I do think they have missed perhaps the most crucial issue — either by choice or simply an oversight. The linkage between attribution and beneficiary care seeking behaviors. As I have posted before the Nascate team believes improving attribution is key to the fairness of all subsequent program specifics. In the past I have asserted that most of the “performance” touted about small vs. large MSSPs is in fact an artifact of adverse selection bias and little to do with performance or population outcomes. The populations themselves are dynamic and pro vs retrospective does not solve the issue. Beneficiaries behaviors and choices need to be accounted for.
    What is important is that providers actions and performance be aligned with incentives that they can influence. This is not currently being accomplished in the program. Large MSSPs with tertiary providers (often linked by large TINs) attract intense treatment burden not necessarily related to clinical risk — but tied to temporal needs for higher levels of care.

    The Linkage Between Attribution and Beneficiary Care-Seeking Behaviors

    I think this pair of blog entries are worth a read. I also think this entry gets at some important suggestions for transitioning the MSSP program. I am not sure I agree with all of it but it is specific and therefore the basis for options, decisions and action. Nice Job!
    I do think they have missed perhaps the most crucial issue — either by choice or simply an oversight. The linkage between attribution and beneficiary care seeking behaviors. As I have posted before the Nascate team believes improving attribution is key to the fairness of all subsequent program specifics. In the past I have asserted that most of the “performance” touted about small vs. large MSSPs is in fact an artifact of adverse selection bias and little to do with performance or population outcomes. The populations themselves are dynamic and pro vs retrospective does not solve the issue. Beneficiaries behaviors and choices need to be accounted for.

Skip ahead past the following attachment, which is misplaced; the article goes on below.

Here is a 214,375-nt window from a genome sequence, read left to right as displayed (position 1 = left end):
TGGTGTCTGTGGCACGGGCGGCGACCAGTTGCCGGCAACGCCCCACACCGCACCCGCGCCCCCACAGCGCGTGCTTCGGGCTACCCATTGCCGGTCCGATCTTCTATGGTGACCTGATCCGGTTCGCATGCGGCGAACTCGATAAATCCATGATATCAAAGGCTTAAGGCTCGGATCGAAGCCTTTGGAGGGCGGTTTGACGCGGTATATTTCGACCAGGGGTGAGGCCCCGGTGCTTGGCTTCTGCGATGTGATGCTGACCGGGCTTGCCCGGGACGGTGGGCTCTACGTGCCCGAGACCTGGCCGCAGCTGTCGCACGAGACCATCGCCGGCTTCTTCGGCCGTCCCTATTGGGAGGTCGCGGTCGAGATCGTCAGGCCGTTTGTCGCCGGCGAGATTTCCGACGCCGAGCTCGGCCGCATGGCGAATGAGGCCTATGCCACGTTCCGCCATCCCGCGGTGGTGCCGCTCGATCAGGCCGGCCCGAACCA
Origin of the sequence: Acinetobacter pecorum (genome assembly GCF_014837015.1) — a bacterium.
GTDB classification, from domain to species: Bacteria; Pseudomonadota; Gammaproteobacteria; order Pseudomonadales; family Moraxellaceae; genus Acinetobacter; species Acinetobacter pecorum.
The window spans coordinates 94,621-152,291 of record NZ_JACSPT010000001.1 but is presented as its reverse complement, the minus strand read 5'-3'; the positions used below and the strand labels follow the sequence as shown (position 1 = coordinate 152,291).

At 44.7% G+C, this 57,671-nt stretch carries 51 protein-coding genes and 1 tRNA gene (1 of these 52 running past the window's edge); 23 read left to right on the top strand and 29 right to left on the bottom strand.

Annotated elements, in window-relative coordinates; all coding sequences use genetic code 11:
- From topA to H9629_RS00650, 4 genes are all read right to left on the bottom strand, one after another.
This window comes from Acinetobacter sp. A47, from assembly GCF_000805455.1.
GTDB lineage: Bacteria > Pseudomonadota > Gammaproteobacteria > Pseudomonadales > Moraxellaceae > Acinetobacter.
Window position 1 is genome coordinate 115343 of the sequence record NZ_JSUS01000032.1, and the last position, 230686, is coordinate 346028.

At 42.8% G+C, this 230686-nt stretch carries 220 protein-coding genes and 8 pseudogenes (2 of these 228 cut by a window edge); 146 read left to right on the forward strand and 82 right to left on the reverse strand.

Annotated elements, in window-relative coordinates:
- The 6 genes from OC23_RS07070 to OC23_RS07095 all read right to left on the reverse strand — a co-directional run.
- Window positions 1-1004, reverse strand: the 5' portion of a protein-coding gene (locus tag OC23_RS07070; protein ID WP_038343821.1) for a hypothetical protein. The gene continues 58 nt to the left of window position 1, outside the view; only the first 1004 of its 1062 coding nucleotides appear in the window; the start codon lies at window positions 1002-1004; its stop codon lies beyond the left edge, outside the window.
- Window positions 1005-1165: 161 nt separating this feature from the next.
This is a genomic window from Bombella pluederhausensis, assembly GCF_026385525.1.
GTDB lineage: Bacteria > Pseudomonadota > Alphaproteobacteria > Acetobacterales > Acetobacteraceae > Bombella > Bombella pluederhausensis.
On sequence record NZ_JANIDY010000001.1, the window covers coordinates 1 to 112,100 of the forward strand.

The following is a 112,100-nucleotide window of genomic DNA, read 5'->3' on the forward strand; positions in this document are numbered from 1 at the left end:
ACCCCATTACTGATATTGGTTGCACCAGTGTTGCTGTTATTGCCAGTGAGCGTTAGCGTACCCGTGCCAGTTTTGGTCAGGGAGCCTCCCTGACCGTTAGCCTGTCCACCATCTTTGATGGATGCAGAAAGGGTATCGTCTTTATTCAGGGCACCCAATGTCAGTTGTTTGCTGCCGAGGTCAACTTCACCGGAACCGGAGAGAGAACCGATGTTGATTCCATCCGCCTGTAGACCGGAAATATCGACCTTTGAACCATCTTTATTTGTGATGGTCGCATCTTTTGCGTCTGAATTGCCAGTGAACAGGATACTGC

What is important is that providers actions and performance be aligned with incentives that they can influence. This is not currently being accomplished in the program. Large MSSPs with tertiary providers (often linked by large TINs) attract intense treatment burden not necessarily related to clinical risk — but tied to temporal needs for higher levels of care.

    The Linkage Between Attribution and Beneficiary Care-Seeking Behaviors

    I think this pair of blog entries are worth a read. I also think this entry gets at some important suggestions for transitioning the MSSP program. I am not sure I agree with all of it but it is specific and therefore the basis for options, decisions and action. Nice Job!